Former evolutionary proposalsEdit


As of 2010, JAXA was planning to add a return capsule option. In this concept, HTV's pressurized cargo would be replaced by a reentry module capable of returning 1.6 tonnes (1.8 tons) cargo from ISS to Earth.[34][35][needs update]

Further, conceptual plans in 2012 included a follow-on spacecraft design by 2022 which would accommodate a crew of three and carry up to 400 kilograms (880 lb) of cargo.[36][needs update]

Lagrange outpost resupplyEdit

As of 2014, both JAXA and Mitsubishi conducted studies of a next generation HTV as a possible Japanese contribution to the proposed international manned outpost at Earth-Moon L2.[37][38] This variant of HTV was to be launched by H-X Heavy and can carry 1.8 tons of supplies to EML2.[37] Modifications from the current HTV includes the addition of solar electric paddles and extension of the propellant tank.[37]

Manned variantEdit

A proposal announced in June 2008 suggested combining HTV's propulsion module with a manned capsule for four people.[39]

Japanese Space StationEdit

A Japanese Space Station has been proposed to be built up from HTV modules.[40] This method is similar to how the modules in Mir, as well as many modules of the Russian Orbital Segment of the ISS are based on the TKS cargo vehicle design.[citation needed]


See alsoEdit


  1. ^ a b "Overview of the "KOUNOTORI"". JAXA. Archived from the original on 15 November 2010. Retrieved 18 January 2011.
  2. ^ a b c "H-II Transfer Vehicle "KOUNOTORI" (HTV)". Japan Aerospace Exploration Agency. 2007. Archived from the original on 16 November 2010. Retrieved 11 November 2010.
  3. ^ 「こうのとり」(HTV)5号機の搭載物変更について (PDF). 31 July 2015. Archived (PDF) from the original on 22 December 2015. Retrieved 17 December 2015.
  4. ^ "NASA Sets Briefing, TV Coverage of Japan's First Cargo Spacecraft". NASA. Archived from the original on 11 August 2011. Retrieved 3 September 2009.
  5. ^ ""KOUNOTORI" Chosen as Nickname of the H-II Transfer Vehicle (HTV)". JAXA. 11 November 2010. Archived from the original on 22 December 2010. Retrieved 11 November 2010.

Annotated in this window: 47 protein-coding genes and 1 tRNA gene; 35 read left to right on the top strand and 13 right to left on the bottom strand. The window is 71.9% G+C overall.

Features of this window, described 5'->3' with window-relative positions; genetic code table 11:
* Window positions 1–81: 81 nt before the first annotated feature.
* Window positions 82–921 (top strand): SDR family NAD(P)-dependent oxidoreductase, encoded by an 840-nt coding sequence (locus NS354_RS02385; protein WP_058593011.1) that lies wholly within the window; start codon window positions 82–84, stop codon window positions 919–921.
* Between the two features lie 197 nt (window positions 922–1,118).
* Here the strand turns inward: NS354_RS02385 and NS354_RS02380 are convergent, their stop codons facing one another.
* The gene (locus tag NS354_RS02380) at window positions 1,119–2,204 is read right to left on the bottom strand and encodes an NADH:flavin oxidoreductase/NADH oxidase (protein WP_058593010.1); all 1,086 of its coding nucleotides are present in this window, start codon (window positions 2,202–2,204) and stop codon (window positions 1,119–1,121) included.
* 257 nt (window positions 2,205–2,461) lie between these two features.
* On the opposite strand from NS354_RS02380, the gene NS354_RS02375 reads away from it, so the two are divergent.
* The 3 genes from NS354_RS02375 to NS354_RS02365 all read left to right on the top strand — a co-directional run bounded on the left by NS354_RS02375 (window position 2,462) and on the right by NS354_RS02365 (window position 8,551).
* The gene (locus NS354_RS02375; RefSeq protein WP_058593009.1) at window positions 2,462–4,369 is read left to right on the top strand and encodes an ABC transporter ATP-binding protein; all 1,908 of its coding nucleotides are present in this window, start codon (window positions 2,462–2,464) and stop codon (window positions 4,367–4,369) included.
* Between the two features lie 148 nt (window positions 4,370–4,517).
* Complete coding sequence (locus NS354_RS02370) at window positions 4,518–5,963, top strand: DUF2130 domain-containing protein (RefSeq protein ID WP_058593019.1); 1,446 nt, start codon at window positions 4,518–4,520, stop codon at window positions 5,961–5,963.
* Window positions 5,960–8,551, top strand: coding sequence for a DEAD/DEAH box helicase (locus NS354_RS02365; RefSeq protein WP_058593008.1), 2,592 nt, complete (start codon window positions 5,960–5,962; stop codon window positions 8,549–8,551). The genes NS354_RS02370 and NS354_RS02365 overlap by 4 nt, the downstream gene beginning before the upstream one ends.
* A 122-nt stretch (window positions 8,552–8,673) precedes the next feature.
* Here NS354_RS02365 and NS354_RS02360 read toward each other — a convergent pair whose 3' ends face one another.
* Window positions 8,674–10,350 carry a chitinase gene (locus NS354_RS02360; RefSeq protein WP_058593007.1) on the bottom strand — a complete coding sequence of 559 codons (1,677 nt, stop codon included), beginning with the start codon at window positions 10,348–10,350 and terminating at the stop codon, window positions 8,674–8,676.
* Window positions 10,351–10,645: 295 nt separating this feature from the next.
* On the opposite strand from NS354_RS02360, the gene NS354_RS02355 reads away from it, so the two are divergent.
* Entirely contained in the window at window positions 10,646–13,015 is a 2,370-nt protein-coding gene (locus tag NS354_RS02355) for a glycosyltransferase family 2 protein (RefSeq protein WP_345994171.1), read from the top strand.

6. ^ Fujimoto, Nobuyoshi (23–26 November 2010). Kibo Utilization Status Update (PDF). 17th Session of the Asia Pacific Regional Space Agency Forum. Archived from the original (PDF) on 17 March 2012. Retrieved 20 June 2019.
  7. ^ a b Miki, Yoichiro; Abe, Naohiko; Matsuyama, Koichi; Masuda, Kazumi; Fukuda, Nobuhiko; Sasaki, Hiroshi (March 2010). "Development of the H-II Transfer Vehicle (HTV)" (PDF). Mitsubishi Heavy Industries Technical Review. Mitsubishi Heavy Industries. 47 (1). Archived (PDF) from the original on 20 July 2015.
  8. ^ a b c Matsuo, Shinobu; Miki, Yoichiro; Imada, Takane; Nakai, Shunichiro (17–21 October 2005). The Design Characteristics of the HTV Propulsion Module. 56th International Astronautical Congress. Fukuoka, Japan. doi:10.2514/6.IAC-05-C4.1.03. Retrieved 20 June 2019.
  9. ^ "宇宙ステーション補給機「こうのとり」3号機(HTV3)ミッションプレスキット" (PDF) (in Japanese). 20 June 2012. Archived (PDF) from the original on 31 October 2012. Retrieved 24 June 2012.
  10. ^ JAXA (2007). "HTV Operations". Archived from the original on 26 January 2011. Retrieved 2 January 2011.
  11. ^ a b Research and Development Division, Ministry of Education, Culture, Sports, Science and Technology (20 May 2015). 2016年~2020年のISS共通システム運用経費(次期CSOC)の我が国の負担方法の在り方について (PDF). Archived (PDF) from the original on 5 June 2015. Retrieved 4 June 2015.CS1 maint: Multiple names: authors list (link)
  12. ^ "Launch of the H-IIB Launch Vehicle Test Flight". JAXA (Press release). 8 July 2009. Archived from the original on 11 July 2009. Retrieved 20 June 2019.
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  20. ^ Stephen Clark (3 August 2013). "Japan launches resupply mission to space station". Spaceflight Now. Archived from the original on 25 September 2013. Retrieved 3 August 2013.
  21. ^ Stephen Clark (9 August 2013). "Japan's cargo craft makes in-orbit delivery to space station". Spaceflight Now. Archived from the original on 14 August 2013. Retrieved 9 August 2013.
  22. ^ "Successful berthing of the H-II Transfer Vehicle KOUNOTORI5 (HTV5) to the International Space Station (ISS)". Archived from the original on 4 November 2016.
  23. ^ "Successful re-entry of H-II Transfer Vehicle "KOUNOTORI5" (HTV5)". JAXA. 30 September 2015. Archived from the original on 1 October 2015. Retrieved 30 September 2015.
  24. ^ JAXA. "HTV6:H-II Transfer Vehicle KOUNOTORI (HTV) - International Space Station - JAXA". Retrieved 26 November 2018.
  25. ^ JAXA. "HTV7:H-II Transfer Vehicle KOUNOTORI (HTV) - International Space Station - JAXA". Retrieved 26 November 2018.
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  27. ^ "国際宇宙ステーション計画を含む有人計画について" (PDF) (in Japanese). 3 June 2015. Archived (PDF) from the original on 13 July 2015. Retrieved 13 July 2015.
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  31. ^ Gebhardt, Chris (20 June 2019). "Station mission planning reveals new target Commercial Crew launch dates". Retrieved 20 June 2019. The new HTV is known as HTV-X and is now planned to make its inaugural trip to the Station in February 2022.
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External linksEdit